A PIOUS WOMAN

Poem By Nicolás Suescún

The fridge sits purring happily
in the corner of my kitchen,
well-behaved, domesticated,
house-trained even.
Once a week I give it milk and food
and clean the mouldy stuff
from its bottom box.
Open the door, a lightbulb comes on
as if a cartoon character is thinking...

all night long the fridge is dreaming
vague folk-memories
of its ancestors roaming wild
on the plains of the Serengeti -
roaring, not purring,
fridges to be feared -
or their temperate Northern cousins,
lurking in pine woods,
putting the wind up the Picts
like a large white oblong yeti.

Perhaps these days are not yet over.
There must be some still in the wild:
I saw one on Tuesday morning,
lying on its back in the wide grass verge
on the Ludlow bypass,
a roadkill fridge to add to the countless
badgers, foxes, cats and rabbits
littering that highway of death.

From where I read, if I stretch a bit,
I can see my fridge, sitting thinking.
How long will it be satisfied
with just a pint a week
and the odd tray of sausages?
Will it one day pull me in,
a giant Venus fly-trap,
and purr no more, but belch and roar
as, smashing through the veneer
of generations of fridges
tamed, dulled, zombified,
my fridge responds with all its pump
to the call of the wild?

I sit and watch it, stretching a bit.
It sits in the corner, quietly dreaming,
contented,
for now.

Comments about A PIOUS WOMAN

Thanks for the timely warning, Bill! I don't know about wild fridges but I do think my fridge is stirring up trouble with the boiler - they are both old revolutionaries from the seventies and I often hear them grumbling togather... Great concept and cheered me up no end!
Blancaphobia! ! A new word for a new phobia. And to think that all these years I have been suffering from whitegoodsblindness and never knew...........
A great plot of Dr Who in there somewhere (o: What an original piece of poetry!
OMGosh, what a fun read. This was absolutely fabulous and perhaps the most unique poem on the net. Wonderfully written too. I was captivated throughout the entire poem. Truly a creative work of art. Bravo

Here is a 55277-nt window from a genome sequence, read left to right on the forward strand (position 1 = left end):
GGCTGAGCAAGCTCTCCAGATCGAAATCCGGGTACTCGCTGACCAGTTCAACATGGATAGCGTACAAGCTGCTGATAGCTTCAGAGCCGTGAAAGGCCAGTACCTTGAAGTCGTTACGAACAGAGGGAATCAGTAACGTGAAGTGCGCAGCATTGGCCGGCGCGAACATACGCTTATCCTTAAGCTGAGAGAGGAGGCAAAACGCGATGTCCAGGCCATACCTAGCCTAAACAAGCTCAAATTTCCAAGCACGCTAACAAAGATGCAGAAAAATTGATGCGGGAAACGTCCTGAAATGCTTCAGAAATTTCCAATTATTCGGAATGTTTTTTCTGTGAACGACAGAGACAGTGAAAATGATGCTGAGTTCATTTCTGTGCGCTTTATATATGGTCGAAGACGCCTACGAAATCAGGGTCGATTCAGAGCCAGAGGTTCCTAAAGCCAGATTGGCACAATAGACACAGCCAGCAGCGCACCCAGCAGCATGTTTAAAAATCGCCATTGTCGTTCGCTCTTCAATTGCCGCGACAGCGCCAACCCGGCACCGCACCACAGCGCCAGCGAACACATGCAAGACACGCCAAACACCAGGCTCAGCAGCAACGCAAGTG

Loved reading this poem. It was very funny and interesting at the same time.: -)


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Other poems of NICOLÁS SUESCÚN

UNA BEATA

Lenta, sofocada, se da contra los muros,
se para aquí y allá para tomar aliento.



Dos cuadras le llevan una hora
del cuartucho a la iglesia,
una hora se le va en dos cuadras
de la iglesia al cuartucho.



Entre santos de papel y santos de argamasa
balbucea plegarias, practica la Esperanza
y el Espíritu Santo la consuela,
el Sagrado Corazón le guía los pasos,
la Santísima Virgen intercede por ella
y el mismo Jesús lindo a veces la visita.

PEQUEÑO POEMA A MI PADRE EN ESPERA DE UNA LARGA Y TENDIDA CONVERSACIÓN QUE MUY PROBABLEMENTE JAMÁS TENDRÁ LUGAR

Con usted no puedo hablar de nada
a pesar de que mis ojos
y mi nariz sean suyos
-me lo han dicho-
o de que yo haya sido
su mayor imprudencia
-me lo han dado a entender-
y de que en cierto modo
sea usted quien camina
-soy yo quien lo sospecha-
cuando voy por la calle.

A SMALL POEM FOR MY FATHER WHILE WAITING FOR A LONG AND EXTENDED CONVERSATION WHICH VERY PROBABLY WILL NEVER TAKE PLACE

With you I can't talk
about anything
even though my eyes
and my nose be yours
—as they've told me—
or that I have been
your greatest mistake
—so they've suggested—
and that, in a certain way,
it's you, not me, who walks
—which is what I suspect—
when I walk on the street.

EL ARBOL DEL MANICOMIO

Tocó en todas las puertas y ninguna se abrió,
se asomó a todas las ventanas y todas se cerraron,
era una manera de decirle:
tal vez hay más puertas y ventanas
que las que has soñado.
Apeló a las instancias más altas
y se humilló ante bajos personajes,
hizo de payaso en las calles,
las gentes hicieron mofa de él
y lo encontraron en un manicomio
donde entre más pregonaba su cordura
más honda su locura y sin remedio la creían.
Así que en las horas que pasaba en el patio
aprendió a convertirse en un árbol,
y el viento entonces, al mover sus hojas,
dejaba oír su subyugante canto
y música hacía al mecer sus ramas.

THE MADHOUSE TREE

He knocked on all doors and none opened,
he looked at every window but all were closed.
It was a way of saying:
'There are more doors and windows
than you've ever dreamed of.'
He appealed to the highest courts of justice
and he humbled himself before a lot of people,
he acted the clown in the streets.
His family almost forgot about him
but one day they found him in a madhouse,
where the more he announced his soundness
the more they thought his madness deep and cureless.
So during the hours he spent in the courtyard
he learned how to become a tree,
and then the wind, as it swayed its leaves,
produced a subjugating song
and made music when it shook its branches.